Friday, September 26, 2008

Mens Rea, and the corpus derilicti.

I've written a number of times on this board.. this post is a bit more thoughtful than some, a bit less than others, but I feel brings a good many things to think about.

If the registry is punitive, and the nature of any crime requires an act, for what act are we being punished?

If 'mens rea', or the criminal intent, is not enough for punishment to be imposed, and 'actus rea', or the criminal act, is missing, how can it be a valid punishment?

If the codes serve a punitive purpose, regardless of how regulatory, can it be imposed upon a person without consent, and without judicial oversight and the juristic right?

If the 'causation' of the action is that 'but for the prior offense, people would not be afraid', is this a valid reason for punishment? Is our existence, by definition, an assault? If there is a threat posed by our existence, but not by intent (the aforementioned mens rea) or by our individual action (the actus rea) in a criminal action, is there actually a threat?

If they would have us believe that our existence is a crime, by its very nature, how can they excuse the admitted punishment as being regulatory?

Can there be a crime with no 'harm'? With no injury? If another's state of fear is a harm, cannot we equally apply that state of fear being culpable to the government itself? Does it not hold others in fear?

For any crime, there must be several things occurring, a criminal act, foremost, as no society can incarcerate for thoughts or perceptions, but only for actions. In addition to this, there must be an active, knowing engagement in the crime, with the knowledge that it is a crime, in order for it to be criminal. This action can be mitigated by coercion, (i.e. the crime committed was less than the threat by the coercing party) or by involuntary intoxication (being drugged by a second party).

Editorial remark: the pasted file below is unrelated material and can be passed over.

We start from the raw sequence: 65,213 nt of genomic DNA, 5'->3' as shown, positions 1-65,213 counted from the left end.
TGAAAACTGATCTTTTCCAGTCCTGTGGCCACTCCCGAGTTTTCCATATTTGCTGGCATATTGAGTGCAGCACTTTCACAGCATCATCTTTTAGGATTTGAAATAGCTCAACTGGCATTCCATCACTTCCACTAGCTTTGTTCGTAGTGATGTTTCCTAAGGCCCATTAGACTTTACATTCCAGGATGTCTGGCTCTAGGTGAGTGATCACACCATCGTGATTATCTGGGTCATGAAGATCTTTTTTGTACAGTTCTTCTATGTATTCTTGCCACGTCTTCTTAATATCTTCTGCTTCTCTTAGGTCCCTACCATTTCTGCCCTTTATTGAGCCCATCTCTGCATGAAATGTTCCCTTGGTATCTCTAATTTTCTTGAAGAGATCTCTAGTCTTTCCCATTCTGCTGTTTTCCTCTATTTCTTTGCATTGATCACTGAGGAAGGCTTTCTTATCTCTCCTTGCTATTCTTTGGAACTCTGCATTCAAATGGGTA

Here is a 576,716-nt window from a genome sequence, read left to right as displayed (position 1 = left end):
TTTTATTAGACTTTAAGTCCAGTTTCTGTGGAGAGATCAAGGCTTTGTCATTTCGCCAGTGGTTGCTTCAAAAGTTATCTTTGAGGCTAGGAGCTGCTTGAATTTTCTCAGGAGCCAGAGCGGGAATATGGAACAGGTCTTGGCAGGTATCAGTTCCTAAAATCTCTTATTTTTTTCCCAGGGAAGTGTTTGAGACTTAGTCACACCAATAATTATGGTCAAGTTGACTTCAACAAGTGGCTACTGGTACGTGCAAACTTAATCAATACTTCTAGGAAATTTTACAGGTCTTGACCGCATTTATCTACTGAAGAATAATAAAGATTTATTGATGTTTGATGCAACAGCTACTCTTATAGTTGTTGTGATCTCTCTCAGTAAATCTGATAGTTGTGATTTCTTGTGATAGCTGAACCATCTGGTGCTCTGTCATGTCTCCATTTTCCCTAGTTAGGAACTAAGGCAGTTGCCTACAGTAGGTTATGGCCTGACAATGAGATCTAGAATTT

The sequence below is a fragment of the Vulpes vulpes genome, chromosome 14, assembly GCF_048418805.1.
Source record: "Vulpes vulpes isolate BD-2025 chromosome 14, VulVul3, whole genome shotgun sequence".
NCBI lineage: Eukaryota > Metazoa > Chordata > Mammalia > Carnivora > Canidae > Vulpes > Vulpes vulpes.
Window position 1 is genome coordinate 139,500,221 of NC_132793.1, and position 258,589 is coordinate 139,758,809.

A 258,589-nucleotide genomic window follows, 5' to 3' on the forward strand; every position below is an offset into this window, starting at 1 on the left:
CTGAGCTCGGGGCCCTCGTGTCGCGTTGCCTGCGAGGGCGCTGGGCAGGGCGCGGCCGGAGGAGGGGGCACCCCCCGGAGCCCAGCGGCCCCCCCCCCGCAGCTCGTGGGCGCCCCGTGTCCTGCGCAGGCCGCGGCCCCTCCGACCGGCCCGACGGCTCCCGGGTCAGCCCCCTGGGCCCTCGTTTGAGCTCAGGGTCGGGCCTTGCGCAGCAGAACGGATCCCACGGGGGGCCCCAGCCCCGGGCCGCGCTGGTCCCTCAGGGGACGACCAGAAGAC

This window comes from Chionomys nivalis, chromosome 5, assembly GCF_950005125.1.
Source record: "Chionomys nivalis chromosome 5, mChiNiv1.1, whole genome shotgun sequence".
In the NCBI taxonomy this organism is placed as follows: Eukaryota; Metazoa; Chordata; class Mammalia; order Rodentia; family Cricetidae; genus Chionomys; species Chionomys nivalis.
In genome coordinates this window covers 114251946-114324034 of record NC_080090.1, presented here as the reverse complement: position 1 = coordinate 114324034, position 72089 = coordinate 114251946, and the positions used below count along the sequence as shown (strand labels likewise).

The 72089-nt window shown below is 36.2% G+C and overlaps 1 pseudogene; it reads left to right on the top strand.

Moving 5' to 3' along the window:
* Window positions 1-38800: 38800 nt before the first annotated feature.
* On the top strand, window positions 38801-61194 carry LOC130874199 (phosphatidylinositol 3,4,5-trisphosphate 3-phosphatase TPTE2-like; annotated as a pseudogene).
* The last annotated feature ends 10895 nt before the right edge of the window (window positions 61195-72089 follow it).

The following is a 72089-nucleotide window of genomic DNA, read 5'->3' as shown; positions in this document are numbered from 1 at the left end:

The concurrence of these two aspects is criminal.

But where is the intent in many cases to commit a criminal act on the registry? Where is the overt action that justifies the imposition of further restrictions?

Where is the corpus derelicti that defines our crime, for which the regulations constantly change, and for which what many perceive to be punishments are levied?

Where the Supreme Court has declared it unconstitutional to punish someone for a status (Robinson v California, 1968) such as being an addict to drugs, or an alcoholic... it must be acts that are the deciding factor, and not acts in the past, for which they have been already tried.

So where is the crime for which we are being tried? Is it the status of living? The fear fed to the public by others? Or is it an 'artifical crime'? Is it a legal crime created from whole cloth in order to bind us?

And what does this mean for the future? To what ends could it not extend?

1 comment:

Avendora said...

Don't forget about Enmund v. Florida and how it states that a persons crime should be sentenced according to their culpability and not the public perception of certain criminals who have possibly killed their victim in the act of committing the crime.